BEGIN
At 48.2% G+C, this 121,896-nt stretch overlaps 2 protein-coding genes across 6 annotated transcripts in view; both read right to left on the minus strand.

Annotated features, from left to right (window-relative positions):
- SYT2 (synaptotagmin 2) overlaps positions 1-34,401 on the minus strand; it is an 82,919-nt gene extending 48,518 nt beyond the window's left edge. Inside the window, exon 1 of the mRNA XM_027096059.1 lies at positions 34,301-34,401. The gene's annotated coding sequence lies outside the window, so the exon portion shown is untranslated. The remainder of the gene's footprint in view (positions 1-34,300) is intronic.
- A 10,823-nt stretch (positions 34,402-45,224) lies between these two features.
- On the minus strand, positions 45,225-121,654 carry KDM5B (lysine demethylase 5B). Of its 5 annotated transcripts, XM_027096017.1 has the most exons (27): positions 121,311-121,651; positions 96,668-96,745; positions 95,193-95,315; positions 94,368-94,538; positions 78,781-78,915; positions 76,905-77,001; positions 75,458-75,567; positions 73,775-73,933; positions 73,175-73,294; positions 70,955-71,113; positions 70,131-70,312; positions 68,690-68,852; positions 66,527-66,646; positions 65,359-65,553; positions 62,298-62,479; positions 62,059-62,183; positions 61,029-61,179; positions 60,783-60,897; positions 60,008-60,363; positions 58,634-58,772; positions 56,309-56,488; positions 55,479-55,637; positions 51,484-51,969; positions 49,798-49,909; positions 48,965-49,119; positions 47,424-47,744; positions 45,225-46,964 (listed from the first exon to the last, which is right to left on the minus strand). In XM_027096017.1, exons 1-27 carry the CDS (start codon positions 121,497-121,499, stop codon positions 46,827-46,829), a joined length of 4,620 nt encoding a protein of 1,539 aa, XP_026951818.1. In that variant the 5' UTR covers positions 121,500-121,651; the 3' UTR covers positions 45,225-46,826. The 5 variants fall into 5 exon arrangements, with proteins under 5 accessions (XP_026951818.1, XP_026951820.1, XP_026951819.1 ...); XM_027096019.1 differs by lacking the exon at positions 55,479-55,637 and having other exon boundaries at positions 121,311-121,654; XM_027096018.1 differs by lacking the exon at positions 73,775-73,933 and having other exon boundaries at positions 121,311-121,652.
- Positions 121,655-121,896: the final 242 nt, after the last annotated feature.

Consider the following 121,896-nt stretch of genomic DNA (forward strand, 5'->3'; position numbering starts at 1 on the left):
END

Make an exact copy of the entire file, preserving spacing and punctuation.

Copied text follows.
At 48.2% G+C, this 121,896-nt stretch overlaps 2 protein-coding genes across 6 annotated transcripts in view; both read right to left on the minus strand.

Annotated features, from left to right (window-relative positions):
- SYT2 (synaptotagmin 2) overlaps positions 1-34,401 on the minus strand; it is an 82,919-nt gene extending 48,518 nt beyond the window's left edge. Inside the window, exon 1 of the mRNA XM_027096059.1 lies at positions 34,301-34,401. The gene's annotated coding sequence lies outside the window, so the exon portion shown is untranslated. The remainder of the gene's footprint in view (positions 1-34,300) is intronic.
- A 10,823-nt stretch (positions 34,402-45,224) lies between these two features.
- On the minus strand, positions 45,225-121,654 carry KDM5B (lysine demethylase 5B). Of its 5 annotated transcripts, XM_027096017.1 has the most exons (27): positions 121,311-121,651; positions 96,668-96,745; positions 95,193-95,315; positions 94,368-94,538; positions 78,781-78,915; positions 76,905-77,001; positions 75,458-75,567; positions 73,775-73,933; positions 73,175-73,294; positions 70,955-71,113; positions 70,131-70,312; positions 68,690-68,852; positions 66,527-66,646; positions 65,359-65,553; positions 62,298-62,479; positions 62,059-62,183; positions 61,029-61,179; positions 60,783-60,897; positions 60,008-60,363; positions 58,634-58,772; positions 56,309-56,488; positions 55,479-55,637; positions 51,484-51,969; positions 49,798-49,909; positions 48,965-49,119; positions 47,424-47,744; positions 45,225-46,964 (listed from the first exon to the last, which is right to left on the minus strand). In XM_027096017.1, exons 1-27 carry the CDS (start codon positions 121,497-121,499, stop codon positions 46,827-46,829), a joined length of 4,620 nt encoding a protein of 1,539 aa, XP_026951818.1. In that variant the 5' UTR covers positions 121,500-121,651; the 3' UTR covers positions 45,225-46,826. The 5 variants fall into 5 exon arrangements, with proteins under 5 accessions (XP_026951818.1, XP_026951820.1, XP_026951819.1 ...); XM_027096019.1 differs by lacking the exon at positions 55,479-55,637 and having other exon boundaries at positions 121,311-121,654; XM_027096018.1 differs by lacking the exon at positions 73,775-73,933 and having other exon boundaries at positions 121,311-121,652.
- Positions 121,655-121,896: the final 242 nt, after the last annotated feature.

Consider the following 121,896-nt stretch of genomic DNA (forward strand, 5'->3'; position numbering starts at 1 on the left):